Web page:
Quinta da Regaleira and Carvalho Monteiro, Portugal

Quinta da Regaleira and Carvalho Monteiro, Portugal

Upon arriving at Quinta da Regaleira, in Sintra, Portugal, it is natural to want to know its history, learn about the sculptures and paintings, and interpret them.

We want to know the ideals represent there, the mysteries behind the artworks, the particularities of its architecture, and much other information.

With Quinta da Regaleira, our instinct will not behave differently.

However, in addition to that information being of the most extreme importance, they are not enough to know the monument.

In this case, it is essential to know the life history of its original owner: António Augusto Carvalho Monteiro.

For practical reasons, I will now refer to António Augusto Carvalho Monteiro as Carvalho Monteiro or simply CM, as he often had himself recorded at Quinta da Regaleira.

To situate ourselves a little in the historical context in which Carvalho Monteiro lived and in which Quinta da Regaleira was built, I list some relevant dates below:

1848, 27’Nov – Carvalho Monteiro was born in Rio de Janeiro, Brazil
1859 – Carvalho Monteiro travels from Brazil to Portugal
1871 – Carvalho Monteiro graduated in Law and left incomplete his degree in Philosophy
1879 – Luigi Manini comes to Portugal
1893, 11’Dec – CM buys Quinta da Regaleira for 25 “contos de réis”, the currency at the time.
1898 – CM commission the project to Luigi Manini
1900 – Beginning of the construction of the palace, chapel, and garden
1905 – Beginning of the construction of the palace gardens
1908, 1’Feb – King D. Carlos I was assassinated in Terreiro do Paço, Lisbon
1910, 5’Oct – The shift from the monarchy regime to a republic
1912 – End of palace works, chapel, and garden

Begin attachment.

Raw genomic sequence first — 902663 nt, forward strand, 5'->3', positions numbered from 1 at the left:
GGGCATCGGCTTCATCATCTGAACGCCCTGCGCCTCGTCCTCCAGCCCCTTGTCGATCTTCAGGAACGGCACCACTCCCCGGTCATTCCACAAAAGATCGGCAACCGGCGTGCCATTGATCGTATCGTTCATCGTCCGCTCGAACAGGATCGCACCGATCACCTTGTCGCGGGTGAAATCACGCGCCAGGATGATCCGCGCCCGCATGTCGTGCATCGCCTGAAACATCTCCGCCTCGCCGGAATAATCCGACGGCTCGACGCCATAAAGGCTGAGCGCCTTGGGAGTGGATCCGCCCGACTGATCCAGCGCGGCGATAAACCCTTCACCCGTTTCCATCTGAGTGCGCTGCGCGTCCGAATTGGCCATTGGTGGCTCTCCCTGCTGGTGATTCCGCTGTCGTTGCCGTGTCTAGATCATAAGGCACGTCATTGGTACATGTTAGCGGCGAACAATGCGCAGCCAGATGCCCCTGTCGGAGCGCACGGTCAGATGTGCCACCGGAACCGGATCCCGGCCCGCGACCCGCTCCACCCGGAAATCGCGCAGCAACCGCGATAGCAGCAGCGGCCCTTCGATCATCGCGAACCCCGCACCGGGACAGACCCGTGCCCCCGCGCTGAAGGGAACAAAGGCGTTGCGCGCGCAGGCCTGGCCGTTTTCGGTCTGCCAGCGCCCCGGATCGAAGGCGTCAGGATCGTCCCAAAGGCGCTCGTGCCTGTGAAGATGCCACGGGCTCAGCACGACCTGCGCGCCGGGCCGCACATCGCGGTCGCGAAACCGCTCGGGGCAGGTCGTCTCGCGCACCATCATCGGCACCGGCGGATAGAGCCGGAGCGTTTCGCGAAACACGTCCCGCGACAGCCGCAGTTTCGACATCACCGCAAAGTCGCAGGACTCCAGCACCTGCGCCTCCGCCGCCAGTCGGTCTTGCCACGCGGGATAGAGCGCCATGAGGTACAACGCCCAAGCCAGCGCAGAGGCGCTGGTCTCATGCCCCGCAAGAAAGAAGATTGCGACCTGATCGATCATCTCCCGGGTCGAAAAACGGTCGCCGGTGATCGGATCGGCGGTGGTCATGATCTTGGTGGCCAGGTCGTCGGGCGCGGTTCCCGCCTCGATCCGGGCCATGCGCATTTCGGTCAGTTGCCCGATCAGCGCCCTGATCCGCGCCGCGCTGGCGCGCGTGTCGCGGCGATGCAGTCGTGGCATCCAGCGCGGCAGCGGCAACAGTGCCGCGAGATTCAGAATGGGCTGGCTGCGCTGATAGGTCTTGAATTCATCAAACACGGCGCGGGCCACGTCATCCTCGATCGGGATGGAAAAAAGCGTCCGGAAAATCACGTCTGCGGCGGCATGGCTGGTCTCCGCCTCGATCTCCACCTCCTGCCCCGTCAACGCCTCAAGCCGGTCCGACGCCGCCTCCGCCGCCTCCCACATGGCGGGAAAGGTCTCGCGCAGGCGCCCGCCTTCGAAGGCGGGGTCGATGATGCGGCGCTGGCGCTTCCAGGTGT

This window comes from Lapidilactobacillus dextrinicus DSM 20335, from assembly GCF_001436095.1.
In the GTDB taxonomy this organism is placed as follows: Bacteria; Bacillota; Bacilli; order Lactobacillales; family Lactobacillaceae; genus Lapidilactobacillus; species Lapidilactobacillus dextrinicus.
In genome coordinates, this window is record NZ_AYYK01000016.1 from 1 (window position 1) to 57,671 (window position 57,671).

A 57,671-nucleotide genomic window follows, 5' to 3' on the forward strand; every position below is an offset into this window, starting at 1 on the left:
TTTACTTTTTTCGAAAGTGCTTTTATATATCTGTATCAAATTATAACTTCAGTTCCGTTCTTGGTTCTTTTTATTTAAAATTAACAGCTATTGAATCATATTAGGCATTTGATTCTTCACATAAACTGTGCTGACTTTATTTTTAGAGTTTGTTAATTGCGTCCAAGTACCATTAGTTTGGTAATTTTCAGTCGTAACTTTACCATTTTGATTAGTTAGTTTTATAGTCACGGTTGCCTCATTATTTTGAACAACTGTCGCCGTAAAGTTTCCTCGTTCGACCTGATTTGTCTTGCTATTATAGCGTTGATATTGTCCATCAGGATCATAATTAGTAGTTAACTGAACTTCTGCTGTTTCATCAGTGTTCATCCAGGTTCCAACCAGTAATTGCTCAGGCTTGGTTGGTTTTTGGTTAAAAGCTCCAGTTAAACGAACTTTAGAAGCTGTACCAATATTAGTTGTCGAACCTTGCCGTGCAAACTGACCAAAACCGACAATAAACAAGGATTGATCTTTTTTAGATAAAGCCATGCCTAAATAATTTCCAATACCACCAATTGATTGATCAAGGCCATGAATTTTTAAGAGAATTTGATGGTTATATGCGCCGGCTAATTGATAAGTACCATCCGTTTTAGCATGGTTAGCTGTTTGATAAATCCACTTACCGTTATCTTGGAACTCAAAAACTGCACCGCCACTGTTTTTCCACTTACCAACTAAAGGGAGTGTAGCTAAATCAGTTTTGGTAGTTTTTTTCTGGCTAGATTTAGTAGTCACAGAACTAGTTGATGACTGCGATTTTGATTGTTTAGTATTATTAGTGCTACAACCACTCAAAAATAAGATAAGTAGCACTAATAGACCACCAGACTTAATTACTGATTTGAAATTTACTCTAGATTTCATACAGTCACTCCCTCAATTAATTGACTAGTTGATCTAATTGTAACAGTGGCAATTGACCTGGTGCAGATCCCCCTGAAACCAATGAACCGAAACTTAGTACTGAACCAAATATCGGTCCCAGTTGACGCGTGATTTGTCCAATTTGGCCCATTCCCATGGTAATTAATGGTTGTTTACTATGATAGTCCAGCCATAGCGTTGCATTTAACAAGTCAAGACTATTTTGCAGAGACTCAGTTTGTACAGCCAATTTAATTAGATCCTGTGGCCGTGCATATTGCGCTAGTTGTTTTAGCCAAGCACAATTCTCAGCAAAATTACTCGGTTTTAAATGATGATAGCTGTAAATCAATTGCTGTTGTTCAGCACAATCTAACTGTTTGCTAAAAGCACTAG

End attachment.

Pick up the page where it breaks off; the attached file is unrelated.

1913, ‘Oct – CM is arrested, implicated in the monarchic attempt of 1913 against the republican Afonso Costa. CM was later released
1913, 25’Dec – Death of Perpetua Augusta Pereira de Melo, Carvalho Monteiro’s wife
1918 – End of the garden’s floral decorations
1920, 25’Oct – Carvalho Monteiro dies at Quinta da Regaleira
1949 – Waldemar Jara d’Orey buys Quinta da Regaleira
1988, 12’Jan – Sale in favor of Aoki Corporation
1997 – Sintra City Council buys Quinta da Regaleira from the Japanese group Aoki Corporation
1998 – Opening of Quinta da Regaleira to the public

I take the opportunity to mention that Carvalho Monteiro’s fortune was inherited from his father. The latter traded precious stones, in addition to other ventures.

To understand the work that was carried out in Quinta da Regaleira, it is necessary to bear in mind that Carvalho Monteiro, during his university time in Coimbra, had very close friends as Hintze Ribeiro, Bernardino Machado, Guerra Junqueiro, and others great figures of the time.

As this text will be available in English and is intended to be consulted mostly by non-Portuguese, I suggest researching the names mentioned above.

With such friends, we can only infer that Carvalho Monteiro was a great cultural man, to say the least.

And also, as a man of the 18th century, he was very knowledgeable about esoteric subjects, in addition to a very high level of general culture, as we would say today. Some records say that he would speak Latin as if he spoke Portuguese and his collection of books by Camões was unique.

A fervent Catholic, he was also a convinced monarchist and a personal friend of King D. Carlos.

This explains that, when D. Carlos was assassinated in 1908, 1’Feb, Carvalho Monteiro covered the palace with black and purple crepes for several days as a sign of respect.

The studies on Carvalho Monteiro point him out as a reserved person, with exquisite tastes but not to flaunt them but to enjoy them with family or friends.

However, during the times after the Implantation of the Republic, as CM was a personal friend of the king and being very wealthy, he was the target of a shameful campaign to discredit him. The campaign had its success at the moment, but it doesn’t seem to have stood the test of time.